(pic to follow)

    Now get your runners into position. there's stud near the back of each runner that fits into a hole in the floor so that all 4 bolt holes will line up. whether you tighten the front or back first will depend on where the seat was when it was disconnected from the donor car. bolt all your bolts down tight. i've no idea what torque to use. I just used the "very tight but without stripping the heads" on my own personal scale. I found that the runners are a different shape on the recaros so my old plastic runner covers won't fit. One more thing to add to the list of "small bits that weren't on the pallet but need to be found by the seller".

    Front seats in and looking good. the joy of a warm arse on a cold morning should not be underestimated at all. Neither should the lumbar support and general feel of being hugged by these leathery beasties :)
    [​IMG]
    Last edited: Nov 8, 2011
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  2. fourcircle
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    fourcircle nj

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    First part updated with photos.

    And so on to the rear seats....
    ...where I hit 2 snags almost straight away

    just grab the back bench and lift up. it will come out very easily. as has been said before it's possibly the only thing in the a4 that comes off easily
    [​IMG]

    fold both seats forward and slide the load cover a few inches to the driver's side and it will come off the brackets
    [​IMG]

    close up of load cover brackets. This is my first issue. these brackets are recessed into the existing double seat but the new seats came from a saloon and so the back panel is totally flat. I have no idea if I can cut a recess or can surface mount them instead? I'd appreciate any thoughts on this. The more I think about it the more I think surface mounting these brackets would be relitavely simple and just leave me with a few mm gap when compared to the original flush fitting. I may drill a pilot hole in the new seat back to see if there's a second metal panel that would let me cut a recess and still have metal to attach the brackets to.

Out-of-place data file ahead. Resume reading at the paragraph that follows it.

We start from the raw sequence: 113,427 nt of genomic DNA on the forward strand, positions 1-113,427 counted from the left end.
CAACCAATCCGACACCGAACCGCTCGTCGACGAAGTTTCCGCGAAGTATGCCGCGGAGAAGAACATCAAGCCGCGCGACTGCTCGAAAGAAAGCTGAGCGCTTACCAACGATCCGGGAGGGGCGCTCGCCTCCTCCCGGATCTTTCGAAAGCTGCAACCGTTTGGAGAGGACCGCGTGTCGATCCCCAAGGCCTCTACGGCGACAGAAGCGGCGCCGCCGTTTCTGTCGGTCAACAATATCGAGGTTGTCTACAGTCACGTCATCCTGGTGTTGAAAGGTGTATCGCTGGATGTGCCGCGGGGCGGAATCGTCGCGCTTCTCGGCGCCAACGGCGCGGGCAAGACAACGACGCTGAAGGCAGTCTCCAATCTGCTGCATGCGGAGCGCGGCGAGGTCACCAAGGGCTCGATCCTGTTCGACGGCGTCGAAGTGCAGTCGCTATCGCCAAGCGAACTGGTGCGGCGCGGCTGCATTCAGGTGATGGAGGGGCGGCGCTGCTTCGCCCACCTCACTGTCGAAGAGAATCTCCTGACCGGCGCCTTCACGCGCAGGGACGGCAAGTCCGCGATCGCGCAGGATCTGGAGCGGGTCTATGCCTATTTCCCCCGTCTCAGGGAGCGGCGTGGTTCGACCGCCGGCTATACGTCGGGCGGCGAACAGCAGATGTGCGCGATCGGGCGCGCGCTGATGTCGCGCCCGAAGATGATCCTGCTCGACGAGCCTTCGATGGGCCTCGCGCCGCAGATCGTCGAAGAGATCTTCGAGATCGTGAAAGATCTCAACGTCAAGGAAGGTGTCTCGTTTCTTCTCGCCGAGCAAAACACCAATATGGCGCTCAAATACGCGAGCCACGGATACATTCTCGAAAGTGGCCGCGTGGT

[​IMG]

    And the second snag...
    the metal.. what do I call them... studs? that the rear folding seats lock onto.. they are held on by 17mm nuts. you may be lucky enough to remove yours by cracking the tension off with an allen key on the end of the stud but mine are kind of rounded off by some previous owner I assume. I managed to get one side off with a banana ring ended 17mm spanner but deep sockets won't reach over the end of the stud to get to the nut. today I picked up a cheap 17mm spark plug socket thingy (pic to follow) that will let me get the other side off though when I have time to keep going with the mods.
    [​IMG]

    It looks like aI'll need to remove the plastic trims from each side of the luggage cover to then remove the side bolsters. I have no idea yet how the folding back seats are fixed on though. if it's anything like an S2/audi coupe when I remove the side bolsters I will have access to very tight allen headed bolts, which when removed will allow me to unhitch the pins/studs that hold both back sections onto a central(ish) bracket. Any thoughts on this would also be appreciated.